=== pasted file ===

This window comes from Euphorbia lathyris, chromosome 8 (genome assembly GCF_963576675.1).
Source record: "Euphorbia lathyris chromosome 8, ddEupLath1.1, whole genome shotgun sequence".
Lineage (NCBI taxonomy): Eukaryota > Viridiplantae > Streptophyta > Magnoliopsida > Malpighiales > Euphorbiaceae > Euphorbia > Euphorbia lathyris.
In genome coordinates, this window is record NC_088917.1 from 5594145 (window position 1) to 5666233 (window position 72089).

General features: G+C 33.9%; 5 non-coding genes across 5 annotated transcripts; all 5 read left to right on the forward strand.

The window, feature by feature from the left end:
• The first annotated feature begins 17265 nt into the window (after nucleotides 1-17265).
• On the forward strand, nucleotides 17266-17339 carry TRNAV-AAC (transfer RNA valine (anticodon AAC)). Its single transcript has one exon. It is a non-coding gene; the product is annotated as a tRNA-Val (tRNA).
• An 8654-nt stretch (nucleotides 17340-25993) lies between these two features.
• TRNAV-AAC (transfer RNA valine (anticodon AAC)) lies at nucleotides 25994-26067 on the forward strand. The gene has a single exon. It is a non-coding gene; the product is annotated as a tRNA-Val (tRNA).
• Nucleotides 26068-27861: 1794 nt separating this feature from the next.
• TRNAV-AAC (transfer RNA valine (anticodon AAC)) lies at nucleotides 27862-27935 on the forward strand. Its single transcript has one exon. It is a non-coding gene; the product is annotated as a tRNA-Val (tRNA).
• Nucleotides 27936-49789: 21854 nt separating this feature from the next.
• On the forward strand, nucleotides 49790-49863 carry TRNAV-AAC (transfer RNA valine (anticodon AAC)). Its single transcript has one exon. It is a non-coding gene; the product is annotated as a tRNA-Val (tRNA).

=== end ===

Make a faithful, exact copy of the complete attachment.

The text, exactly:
This window comes from Euphorbia lathyris, chromosome 8 (genome assembly GCF_963576675.1).
Source record: "Euphorbia lathyris chromosome 8, ddEupLath1.1, whole genome shotgun sequence".
Lineage (NCBI taxonomy): Eukaryota > Viridiplantae > Streptophyta > Magnoliopsida > Malpighiales > Euphorbiaceae > Euphorbia > Euphorbia lathyris.
In genome coordinates, this window is record NC_088917.1 from 5594145 (window position 1) to 5666233 (window position 72089).

General features: G+C 33.9%; 5 non-coding genes across 5 annotated transcripts; all 5 read left to right on the forward strand.

The window, feature by feature from the left end:
• The first annotated feature begins 17265 nt into the window (after nucleotides 1-17265).
• On the forward strand, nucleotides 17266-17339 carry TRNAV-AAC (transfer RNA valine (anticodon AAC)). Its single transcript has one exon. It is a non-coding gene; the product is annotated as a tRNA-Val (tRNA).
• An 8654-nt stretch (nucleotides 17340-25993) lies between these two features.
• TRNAV-AAC (transfer RNA valine (anticodon AAC)) lies at nucleotides 25994-26067 on the forward strand. The gene has a single exon. It is a non-coding gene; the product is annotated as a tRNA-Val (tRNA).
• Nucleotides 26068-27861: 1794 nt separating this feature from the next.
• TRNAV-AAC (transfer RNA valine (anticodon AAC)) lies at nucleotides 27862-27935 on the forward strand. Its single transcript has one exon. It is a non-coding gene; the product is annotated as a tRNA-Val (tRNA).
• Nucleotides 27936-49789: 21854 nt separating this feature from the next.
• On the forward strand, nucleotides 49790-49863 carry TRNAV-AAC (transfer RNA valine (anticodon AAC)). Its single transcript has one exon. It is a non-coding gene; the product is annotated as a tRNA-Val (tRNA).